Troy Neff back on radio — sober, more open than everWritten by Brandi Barhite | Community Ombudsman | firstname.lastname@example.org
Four years after his life publicly imploded, Troy Neff has returned to radio as a financial talk show host.
Neff’s unraveling began Dec. 10, 2008, with a road rage incident that resulted in his stabbing.
The next day, Clear Channel yanked his WCWA show.
After the stabbing, Neff vowed to be back on the air in 2009; however, his life — professionally and personally — continued to tank.
On Dec. 17, 2008, Toledo Free Press dropped his financial planning column for plagiarism.
Shortly after, he was charged with assault for the road rage incident.
Then in the early morning of Jan. 19, 2009, after an angry night of drinking, Neff got arrested for OVI (operating a vehicle while intoxicated) en route to his home in Curtice after almost running a police cruiser off the road.
Every incident resulted in media scrutiny that put Neff and his business, Advance Retirement Solutions, in peril. Not in the headlines was the news that his marriage was falling apart, his relationship with his daughter suffering.
“The marriage problems were already happening, but certainly nothing helped, especially at the end with all the drinking,” he said.
Four years later, Neff’s return to radio isn’t marked by resolution in all areas of his life. His divorce isn’t final; his relationship with his college-aged daughter is still on the mend.
“I will always be working on that. The amends we make to certain people in our lives we make for the rest of our lives. I never abandoned her during that time, but between her mom and I, it was very difficult.”
Neff was engaged for a while, but it didn’t work out; he dates, but nothing overly serious. His biggest accomplishment since last being on air is his sobriety. He said he has not had a drink since his OVI.
“I have been four years sober now. I needed to get things in my past and have them far enough in my past,” the 44-year-old said.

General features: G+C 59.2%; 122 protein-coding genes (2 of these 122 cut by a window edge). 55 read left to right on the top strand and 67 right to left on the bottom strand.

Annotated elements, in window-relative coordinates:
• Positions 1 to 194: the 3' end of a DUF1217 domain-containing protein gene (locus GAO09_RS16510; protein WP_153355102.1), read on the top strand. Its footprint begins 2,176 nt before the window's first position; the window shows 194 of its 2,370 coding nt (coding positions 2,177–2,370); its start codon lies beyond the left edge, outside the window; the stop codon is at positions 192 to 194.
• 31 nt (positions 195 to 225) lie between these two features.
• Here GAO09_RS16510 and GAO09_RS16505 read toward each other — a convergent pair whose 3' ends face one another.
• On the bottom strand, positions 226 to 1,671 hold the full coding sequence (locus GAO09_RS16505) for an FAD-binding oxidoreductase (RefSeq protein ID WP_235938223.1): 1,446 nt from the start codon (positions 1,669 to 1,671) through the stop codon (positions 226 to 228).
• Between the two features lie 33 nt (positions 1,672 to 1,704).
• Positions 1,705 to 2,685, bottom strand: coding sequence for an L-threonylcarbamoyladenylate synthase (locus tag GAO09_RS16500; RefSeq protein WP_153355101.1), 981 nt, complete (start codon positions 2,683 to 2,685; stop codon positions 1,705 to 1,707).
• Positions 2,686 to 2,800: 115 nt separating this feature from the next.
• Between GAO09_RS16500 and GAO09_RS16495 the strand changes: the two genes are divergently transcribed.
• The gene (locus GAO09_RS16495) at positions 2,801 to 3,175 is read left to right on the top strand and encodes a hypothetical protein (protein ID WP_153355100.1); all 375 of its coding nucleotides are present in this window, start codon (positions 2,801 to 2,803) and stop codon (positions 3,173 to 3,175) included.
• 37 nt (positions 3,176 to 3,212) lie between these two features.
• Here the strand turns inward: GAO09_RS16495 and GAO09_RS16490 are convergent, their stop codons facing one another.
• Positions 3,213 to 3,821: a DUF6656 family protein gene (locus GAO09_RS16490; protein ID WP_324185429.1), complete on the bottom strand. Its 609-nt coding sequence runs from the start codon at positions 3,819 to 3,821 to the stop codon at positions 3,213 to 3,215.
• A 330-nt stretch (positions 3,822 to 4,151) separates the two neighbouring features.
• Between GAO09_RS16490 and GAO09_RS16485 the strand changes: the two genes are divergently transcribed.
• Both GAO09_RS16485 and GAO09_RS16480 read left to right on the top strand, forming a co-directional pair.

This time Neff’s show is devoted to financial news, his specialty, and is not trying to be a combination of Howard Stern and Rush Limbaugh, he said.
While this difference is notable, Neff is as open as ever and just as willing to say exactly what he thinks. He is tanner, fitter and more inked, too.
Fittingly, his new Clear Channel show is called “Rebel Financial Radio with Troy Neff.” The 30-minute show on WSPD airs Saturday at 6 a.m. and re-airs at 9:30 a.m. Sunday. Like last time, Neff owns his show and pays for the air time. He hopes to attract new clients.
“Part of me being successful, both good and bad, was having a little bit of a chip on my shoulder,” said the Genoa High School graduate. “You weren’t supposed to be successful in the financial business getting there the way that I got there. Most of them went to college, and I don’t know if they like that I get to play in their stadium.”
‘This is a disease’
No one can accuse Neff of slacking. When he does something, he goes after it with every ounce of energy and passion he can muster. Even his fitness regimen (and three gym memberships) demonstrates this commitment. That’s why admitting he can’t drink responsibly is so hard.
“Being somebody like me who has had other success in business and such, you beat yourself up because people think that I don’t have the willpower. My willpower is as strong as anybody’s willpower. This is a disease.”